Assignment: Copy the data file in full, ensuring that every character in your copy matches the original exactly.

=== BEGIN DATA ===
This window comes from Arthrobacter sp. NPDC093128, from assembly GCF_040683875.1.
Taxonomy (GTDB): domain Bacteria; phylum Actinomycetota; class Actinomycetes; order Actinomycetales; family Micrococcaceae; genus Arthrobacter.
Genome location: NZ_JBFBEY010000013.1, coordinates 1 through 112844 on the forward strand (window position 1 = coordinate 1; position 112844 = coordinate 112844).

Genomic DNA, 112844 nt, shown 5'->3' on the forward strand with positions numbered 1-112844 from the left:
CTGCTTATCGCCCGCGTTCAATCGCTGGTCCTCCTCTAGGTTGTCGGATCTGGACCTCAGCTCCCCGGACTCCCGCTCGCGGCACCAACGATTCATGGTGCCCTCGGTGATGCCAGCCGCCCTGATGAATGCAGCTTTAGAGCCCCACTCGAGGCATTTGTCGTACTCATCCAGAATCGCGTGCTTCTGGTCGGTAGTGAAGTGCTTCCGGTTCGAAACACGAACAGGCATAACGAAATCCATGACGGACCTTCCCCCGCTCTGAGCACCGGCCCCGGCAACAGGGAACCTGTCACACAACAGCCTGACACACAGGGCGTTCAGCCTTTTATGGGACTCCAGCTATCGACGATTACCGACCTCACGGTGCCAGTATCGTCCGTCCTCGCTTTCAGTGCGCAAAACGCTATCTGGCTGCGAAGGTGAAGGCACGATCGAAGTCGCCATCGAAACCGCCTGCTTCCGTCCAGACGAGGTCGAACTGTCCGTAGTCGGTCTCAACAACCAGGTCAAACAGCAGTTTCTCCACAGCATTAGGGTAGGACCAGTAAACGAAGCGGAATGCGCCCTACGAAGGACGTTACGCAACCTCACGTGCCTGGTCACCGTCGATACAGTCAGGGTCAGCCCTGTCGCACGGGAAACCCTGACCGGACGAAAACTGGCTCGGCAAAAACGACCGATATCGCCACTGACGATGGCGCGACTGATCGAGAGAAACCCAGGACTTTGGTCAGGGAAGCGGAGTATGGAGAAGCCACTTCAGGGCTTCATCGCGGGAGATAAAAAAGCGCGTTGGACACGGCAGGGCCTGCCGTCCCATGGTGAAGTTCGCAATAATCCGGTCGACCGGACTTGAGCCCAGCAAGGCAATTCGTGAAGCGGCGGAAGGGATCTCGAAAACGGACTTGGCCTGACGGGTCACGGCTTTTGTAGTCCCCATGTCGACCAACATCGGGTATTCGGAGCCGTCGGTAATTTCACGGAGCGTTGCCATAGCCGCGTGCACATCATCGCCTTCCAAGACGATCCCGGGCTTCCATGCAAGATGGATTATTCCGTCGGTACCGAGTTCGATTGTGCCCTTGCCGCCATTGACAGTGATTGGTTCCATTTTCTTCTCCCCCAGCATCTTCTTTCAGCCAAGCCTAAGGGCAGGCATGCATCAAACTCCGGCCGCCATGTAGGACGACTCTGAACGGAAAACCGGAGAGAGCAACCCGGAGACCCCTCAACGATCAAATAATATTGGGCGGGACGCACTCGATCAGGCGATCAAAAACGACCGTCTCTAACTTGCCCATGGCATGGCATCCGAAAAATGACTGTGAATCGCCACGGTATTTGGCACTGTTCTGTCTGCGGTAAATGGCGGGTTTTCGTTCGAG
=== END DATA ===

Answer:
This window comes from Arthrobacter sp. NPDC093128, from assembly GCF_040683875.1.
Taxonomy (GTDB): domain Bacteria; phylum Actinomycetota; class Actinomycetes; order Actinomycetales; family Micrococcaceae; genus Arthrobacter.
Genome location: NZ_JBFBEY010000013.1, coordinates 1 through 112844 on the forward strand (window position 1 = coordinate 1; position 112844 = coordinate 112844).

Genomic DNA, 112844 nt, shown 5'->3' on the forward strand with positions numbered 1-112844 from the left:
CTGCTTATCGCCCGCGTTCAATCGCTGGTCCTCCTCTAGGTTGTCGGATCTGGACCTCAGCTCCCCGGACTCCCGCTCGCGGCACCAACGATTCATGGTGCCCTCGGTGATGCCAGCCGCCCTGATGAATGCAGCTTTAGAGCCCCACTCGAGGCATTTGTCGTACTCATCCAGAATCGCGTGCTTCTGGTCGGTAGTGAAGTGCTTCCGGTTCGAAACACGAACAGGCATAACGAAATCCATGACGGACCTTCCCCCGCTCTGAGCACCGGCCCCGGCAACAGGGAACCTGTCACACAACAGCCTGACACACAGGGCGTTCAGCCTTTTATGGGACTCCAGCTATCGACGATTACCGACCTCACGGTGCCAGTATCGTCCGTCCTCGCTTTCAGTGCGCAAAACGCTATCTGGCTGCGAAGGTGAAGGCACGATCGAAGTCGCCATCGAAACCGCCTGCTTCCGTCCAGACGAGGTCGAACTGTCCGTAGTCGGTCTCAACAACCAGGTCAAACAGCAGTTTCTCCACAGCATTAGGGTAGGACCAGTAAACGAAGCGGAATGCGCCCTACGAAGGACGTTACGCAACCTCACGTGCCTGGTCACCGTCGATACAGTCAGGGTCAGCCCTGTCGCACGGGAAACCCTGACCGGACGAAAACTGGCTCGGCAAAAACGACCGATATCGCCACTGACGATGGCGCGACTGATCGAGAGAAACCCAGGACTTTGGTCAGGGAAGCGGAGTATGGAGAAGCCACTTCAGGGCTTCATCGCGGGAGATAAAAAAGCGCGTTGGACACGGCAGGGCCTGCCGTCCCATGGTGAAGTTCGCAATAATCCGGTCGACCGGACTTGAGCCCAGCAAGGCAATTCGTGAAGCGGCGGAAGGGATCTCGAAAACGGACTTGGCCTGACGGGTCACGGCTTTTGTAGTCCCCATGTCGACCAACATCGGGTATTCGGAGCCGTCGGTAATTTCACGGAGCGTTGCCATAGCCGCGTGCACATCATCGCCTTCCAAGACGATCCCGGGCTTCCATGCAAGATGGATTATTCCGTCGGTACCGAGTTCGATTGTGCCCTTGCCGCCATTGACAGTGATTGGTTCCATTTTCTTCTCCCCCAGCATCTTCTTTCAGCCAAGCCTAAGGGCAGGCATGCATCAAACTCCGGCCGCCATGTAGGACGACTCTGAACGGAAAACCGGAGAGAGCAACCCGGAGACCCCTCAACGATCAAATAATATTGGGCGGGACGCACTCGATCAGGCGATCAAAAACGACCGTCTCTAACTTGCCCATGGCATGGCATCCGAAAAATGACTGTGAATCGCCACGGTATTTGGCACTGTTCTGTCTGCGGTAAATGGCGGGTTTTCGTTCGAG